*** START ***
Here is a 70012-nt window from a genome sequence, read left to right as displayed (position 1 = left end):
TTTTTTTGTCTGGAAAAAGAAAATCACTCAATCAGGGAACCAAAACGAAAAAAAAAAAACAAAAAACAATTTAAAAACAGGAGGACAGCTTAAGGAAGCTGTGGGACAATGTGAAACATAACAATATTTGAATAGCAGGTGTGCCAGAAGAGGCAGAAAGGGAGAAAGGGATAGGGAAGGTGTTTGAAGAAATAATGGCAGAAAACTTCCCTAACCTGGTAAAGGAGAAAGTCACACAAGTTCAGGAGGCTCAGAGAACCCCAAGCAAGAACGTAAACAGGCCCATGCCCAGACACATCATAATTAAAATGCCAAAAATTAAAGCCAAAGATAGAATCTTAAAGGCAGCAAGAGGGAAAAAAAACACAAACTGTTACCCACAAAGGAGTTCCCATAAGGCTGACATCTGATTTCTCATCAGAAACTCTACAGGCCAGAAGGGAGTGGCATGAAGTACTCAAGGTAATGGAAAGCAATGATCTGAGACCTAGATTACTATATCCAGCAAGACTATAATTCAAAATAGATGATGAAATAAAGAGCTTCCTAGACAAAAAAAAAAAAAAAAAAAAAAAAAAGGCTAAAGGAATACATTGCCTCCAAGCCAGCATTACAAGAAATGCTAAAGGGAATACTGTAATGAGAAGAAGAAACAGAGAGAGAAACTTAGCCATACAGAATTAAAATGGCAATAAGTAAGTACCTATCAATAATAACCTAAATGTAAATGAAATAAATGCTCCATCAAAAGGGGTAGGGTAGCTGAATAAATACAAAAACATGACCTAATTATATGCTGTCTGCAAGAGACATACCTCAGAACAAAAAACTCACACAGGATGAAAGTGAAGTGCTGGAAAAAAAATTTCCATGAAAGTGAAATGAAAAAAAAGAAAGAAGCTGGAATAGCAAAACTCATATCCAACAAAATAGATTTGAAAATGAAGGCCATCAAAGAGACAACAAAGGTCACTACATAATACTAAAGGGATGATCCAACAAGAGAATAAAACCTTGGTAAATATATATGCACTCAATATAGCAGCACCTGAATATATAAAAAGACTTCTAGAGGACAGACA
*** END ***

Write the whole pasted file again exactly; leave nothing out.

Here is a 70012-nt window from a genome sequence, read left to right as displayed (position 1 = left end):
TTTTTTTGTCTGGAAAAAGAAAATCACTCAATCAGGGAACCAAAACGAAAAAAAAAAAACAAAAAACAATTTAAAAACAGGAGGACAGCTTAAGGAAGCTGTGGGACAATGTGAAACATAACAATATTTGAATAGCAGGTGTGCCAGAAGAGGCAGAAAGGGAGAAAGGGATAGGGAAGGTGTTTGAAGAAATAATGGCAGAAAACTTCCCTAACCTGGTAAAGGAGAAAGTCACACAAGTTCAGGAGGCTCAGAGAACCCCAAGCAAGAACGTAAACAGGCCCATGCCCAGACACATCATAATTAAAATGCCAAAAATTAAAGCCAAAGATAGAATCTTAAAGGCAGCAAGAGGGAAAAAAAACACAAACTGTTACCCACAAAGGAGTTCCCATAAGGCTGACATCTGATTTCTCATCAGAAACTCTACAGGCCAGAAGGGAGTGGCATGAAGTACTCAAGGTAATGGAAAGCAATGATCTGAGACCTAGATTACTATATCCAGCAAGACTATAATTCAAAATAGATGATGAAATAAAGAGCTTCCTAGACAAAAAAAAAAAAAAAAAAAAAAAAAAGGCTAAAGGAATACATTGCCTCCAAGCCAGCATTACAAGAAATGCTAAAGGGAATACTGTAATGAGAAGAAGAAACAGAGAGAGAAACTTAGCCATACAGAATTAAAATGGCAATAAGTAAGTACCTATCAATAATAACCTAAATGTAAATGAAATAAATGCTCCATCAAAAGGGGTAGGGTAGCTGAATAAATACAAAAACATGACCTAATTATATGCTGTCTGCAAGAGACATACCTCAGAACAAAAAACTCACACAGGATGAAAGTGAAGTGCTGGAAAAAAAATTTCCATGAAAGTGAAATGAAAAAAAAGAAAGAAGCTGGAATAGCAAAACTCATATCCAACAAAATAGATTTGAAAATGAAGGCCATCAAAGAGACAACAAAGGTCACTACATAATACTAAAGGGATGATCCAACAAGAGAATAAAACCTTGGTAAATATATATGCACTCAATATAGCAGCACCTGAATATATAAAAAGACTTCTAGAGGACAGACA